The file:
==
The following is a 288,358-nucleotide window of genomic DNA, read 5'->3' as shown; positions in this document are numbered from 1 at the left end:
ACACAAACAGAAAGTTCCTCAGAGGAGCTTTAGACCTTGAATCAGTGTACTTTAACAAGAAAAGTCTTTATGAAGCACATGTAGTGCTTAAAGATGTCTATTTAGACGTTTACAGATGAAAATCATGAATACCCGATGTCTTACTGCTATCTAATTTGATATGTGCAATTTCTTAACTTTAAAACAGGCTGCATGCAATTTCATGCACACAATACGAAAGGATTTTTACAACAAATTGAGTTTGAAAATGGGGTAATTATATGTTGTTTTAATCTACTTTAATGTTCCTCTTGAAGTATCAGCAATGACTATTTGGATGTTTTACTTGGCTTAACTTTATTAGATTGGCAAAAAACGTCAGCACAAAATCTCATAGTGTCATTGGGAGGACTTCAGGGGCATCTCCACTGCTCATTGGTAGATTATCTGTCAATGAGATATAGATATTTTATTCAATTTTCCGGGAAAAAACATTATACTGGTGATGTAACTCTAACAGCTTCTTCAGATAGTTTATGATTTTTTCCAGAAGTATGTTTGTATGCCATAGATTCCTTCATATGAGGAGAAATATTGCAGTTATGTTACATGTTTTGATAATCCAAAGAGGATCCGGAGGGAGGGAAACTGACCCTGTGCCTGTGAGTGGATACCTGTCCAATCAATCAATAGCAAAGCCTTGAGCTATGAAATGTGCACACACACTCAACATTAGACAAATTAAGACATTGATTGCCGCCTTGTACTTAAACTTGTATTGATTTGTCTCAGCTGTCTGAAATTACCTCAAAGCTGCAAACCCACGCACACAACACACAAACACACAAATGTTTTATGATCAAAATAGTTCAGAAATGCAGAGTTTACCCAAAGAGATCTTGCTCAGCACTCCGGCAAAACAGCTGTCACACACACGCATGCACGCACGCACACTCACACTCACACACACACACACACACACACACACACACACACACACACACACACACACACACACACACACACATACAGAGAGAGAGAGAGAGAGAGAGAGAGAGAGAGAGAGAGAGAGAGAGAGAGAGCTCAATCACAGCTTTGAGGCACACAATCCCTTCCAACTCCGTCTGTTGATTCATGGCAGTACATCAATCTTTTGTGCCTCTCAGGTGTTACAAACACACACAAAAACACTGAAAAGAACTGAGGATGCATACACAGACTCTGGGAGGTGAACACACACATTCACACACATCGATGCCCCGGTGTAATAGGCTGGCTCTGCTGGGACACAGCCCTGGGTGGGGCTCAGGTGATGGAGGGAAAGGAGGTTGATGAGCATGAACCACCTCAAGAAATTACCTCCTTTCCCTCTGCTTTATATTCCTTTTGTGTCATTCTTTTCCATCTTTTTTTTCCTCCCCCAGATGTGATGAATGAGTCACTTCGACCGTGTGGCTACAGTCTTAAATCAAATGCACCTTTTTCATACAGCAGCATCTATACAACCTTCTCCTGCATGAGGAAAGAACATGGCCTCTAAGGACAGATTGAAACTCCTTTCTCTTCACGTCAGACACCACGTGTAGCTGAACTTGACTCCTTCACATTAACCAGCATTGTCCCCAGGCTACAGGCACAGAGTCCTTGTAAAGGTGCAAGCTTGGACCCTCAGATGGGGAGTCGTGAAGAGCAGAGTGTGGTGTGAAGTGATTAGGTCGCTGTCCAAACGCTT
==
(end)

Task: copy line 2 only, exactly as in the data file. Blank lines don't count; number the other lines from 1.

ACACAAACAGAAAGTTCCTCAGAGGAGCTTTAGACCTTGAATCAGTGTACTTTAACAAGAAAAGTCTTTATGAAGCACATGTAGTGCTTAAAGATGTCTATTTAGACGTTTACAGATGAAAATCATGAATACCCGATGTCTTACTGCTATCTAATTTGATATGTGCAATTTCTTAACTTTAAAACAGGCTGCATGCAATTTCATGCACACAATACGAAAGGATTTTTACAACAAATTGAGTTTGAAAATGGGGTAATTATATGTTGTTTTAATCTACTTTAATGTTCCTCTTGAAGTATCAGCAATGACTATTTGGATGTTTTACTTGGCTTAACTTTATTAGATTGGCAAAAAACGTCAGCACAAAATCTCATAGTGTCATTGGGAGGACTTCAGGGGCATCTCCACTGCTCATTGGTAGATTATCTGTCAATGAGATATAGATATTTTATTCAATTTTCCGGGAAAAAACATTATACTGGTGATGTAACTCTAACAGCTTCTTCAGATAGTTTATGATTTTTTCCAGAAGTATGTTTGTATGCCATAGATTCCTTCATATGAGGAGAAATATTGCAGTTATGTTACATGTTTTGATAATCCAAAGAGGATCCGGAGGGAGGGAAACTGACCCTGTGCCTGTGAGTGGATACCTGTCCAATCAATCAATAGCAAAGCCTTGAGCTATGAAATGTGCACACACACTCAACATTAGACAAATTAAGACATTGATTGCCGCCTTGTACTTAAACTTGTATTGATTTGTCTCAGCTGTCTGAAATTACCTCAAAGCTGCAAACCCACGCACACAACACACAAACACACAAATGTTTTATGATCAAAATAGTTCAGAAATGCAGAGTTTACCCAAAGAGATCTTGCTCAGCACTCCGGCAAAACAGCTGTCACACACACGCATGCACGCACGCACACTCACACTCACACACACACACACACACACACACACACACACACACACACACACACACACACACACACACACACATACAGAGAGAGAGAGAGAGAGAGAGAGAGAGAGAGAGAGAGAGAGAGAGAGAGAGCTCAATCACAGCTTTGAGGCACACAATCCCTTCCAACTCCGTCTGTTGATTCATGGCAGTACATCAATCTTTTGTGCCTCTCAGGTGTTACAAACACACACAAAAACACTGAAAAGAACTGAGGATGCATACACAGACTCTGGGAGGTGAACACACACATTCACACACATCGATGCCCCGGTGTAATAGGCTGGCTCTGCTGGGACACAGCCCTGGGTGGGGCTCAGGTGATGGAGGGAAAGGAGGTTGATGAGCATGAACCACCTCAAGAAATTACCTCCTTTCCCTCTGCTTTATATTCCTTTTGTGTCATTCTTTTCCATCTTTTTTTTCCTCCCCCAGATGTGATGAATGAGTCACTTCGACCGTGTGGCTACAGTCTTAAATCAAATGCACCTTTTTCATACAGCAGCATCTATACAACCTTCTCCTGCATGAGGAAAGAACATGGCCTCTAAGGACAGATTGAAACTCCTTTCTCTTCACGTCAGACACCACGTGTAGCTGAACTTGACTCCTTCACATTAACCAGCATTGTCCCCAGGCTACAGGCACAGAGTCCTTGTAAAGGTGCAAGCTTGGACCCTCAGATGGGGAGTCGTGAAGAGCAGAGTGTGGTGTGAAGTGATTAGGTCGCTGTCCAAACGCTT